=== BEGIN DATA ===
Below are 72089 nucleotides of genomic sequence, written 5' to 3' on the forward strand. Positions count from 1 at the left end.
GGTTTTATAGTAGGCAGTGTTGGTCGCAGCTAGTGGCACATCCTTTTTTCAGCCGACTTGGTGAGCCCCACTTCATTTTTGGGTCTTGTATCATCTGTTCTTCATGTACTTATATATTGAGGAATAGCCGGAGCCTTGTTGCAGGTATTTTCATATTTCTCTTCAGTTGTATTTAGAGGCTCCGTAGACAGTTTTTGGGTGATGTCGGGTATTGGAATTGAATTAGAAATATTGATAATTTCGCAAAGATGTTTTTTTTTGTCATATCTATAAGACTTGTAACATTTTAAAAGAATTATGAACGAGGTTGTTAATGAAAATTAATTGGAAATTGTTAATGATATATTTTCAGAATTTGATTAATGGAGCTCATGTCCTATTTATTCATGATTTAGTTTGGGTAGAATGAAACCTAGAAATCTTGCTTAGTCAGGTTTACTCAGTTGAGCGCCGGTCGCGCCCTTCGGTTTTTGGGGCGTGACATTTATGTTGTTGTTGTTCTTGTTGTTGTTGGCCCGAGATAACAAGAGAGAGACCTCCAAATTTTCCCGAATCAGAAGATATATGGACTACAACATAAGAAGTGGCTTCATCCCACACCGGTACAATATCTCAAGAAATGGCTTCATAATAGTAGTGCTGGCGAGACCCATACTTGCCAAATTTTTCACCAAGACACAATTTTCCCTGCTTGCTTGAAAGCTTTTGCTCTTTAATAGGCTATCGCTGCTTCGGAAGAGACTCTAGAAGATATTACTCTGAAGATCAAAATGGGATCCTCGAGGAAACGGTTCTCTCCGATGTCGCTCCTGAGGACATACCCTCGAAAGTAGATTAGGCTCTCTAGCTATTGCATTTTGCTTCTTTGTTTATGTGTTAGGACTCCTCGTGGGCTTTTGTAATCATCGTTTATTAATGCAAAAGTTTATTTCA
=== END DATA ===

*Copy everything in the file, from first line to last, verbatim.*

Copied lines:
Below are 72089 nucleotides of genomic sequence, written 5' to 3' on the forward strand. Positions count from 1 at the left end.
GGTTTTATAGTAGGCAGTGTTGGTCGCAGCTAGTGGCACATCCTTTTTTCAGCCGACTTGGTGAGCCCCACTTCATTTTTGGGTCTTGTATCATCTGTTCTTCATGTACTTATATATTGAGGAATAGCCGGAGCCTTGTTGCAGGTATTTTCATATTTCTCTTCAGTTGTATTTAGAGGCTCCGTAGACAGTTTTTGGGTGATGTCGGGTATTGGAATTGAATTAGAAATATTGATAATTTCGCAAAGATGTTTTTTTTTGTCATATCTATAAGACTTGTAACATTTTAAAAGAATTATGAACGAGGTTGTTAATGAAAATTAATTGGAAATTGTTAATGATATATTTTCAGAATTTGATTAATGGAGCTCATGTCCTATTTATTCATGATTTAGTTTGGGTAGAATGAAACCTAGAAATCTTGCTTAGTCAGGTTTACTCAGTTGAGCGCCGGTCGCGCCCTTCGGTTTTTGGGGCGTGACATTTATGTTGTTGTTGTTCTTGTTGTTGTTGGCCCGAGATAACAAGAGAGAGACCTCCAAATTTTCCCGAATCAGAAGATATATGGACTACAACATAAGAAGTGGCTTCATCCCACACCGGTACAATATCTCAAGAAATGGCTTCATAATAGTAGTGCTGGCGAGACCCATACTTGCCAAATTTTTCACCAAGACACAATTTTCCCTGCTTGCTTGAAAGCTTTTGCTCTTTAATAGGCTATCGCTGCTTCGGAAGAGACTCTAGAAGATATTACTCTGAAGATCAAAATGGGATCCTCGAGGAAACGGTTCTCTCCGATGTCGCTCCTGAGGACATACCCTCGAAAGTAGATTAGGCTCTCTAGCTATTGCATTTTGCTTCTTTGTTTATGTGTTAGGACTCCTCGTGGGCTTTTGTAATCATCGTTTATTAATGCAAAAGTTTATTTCA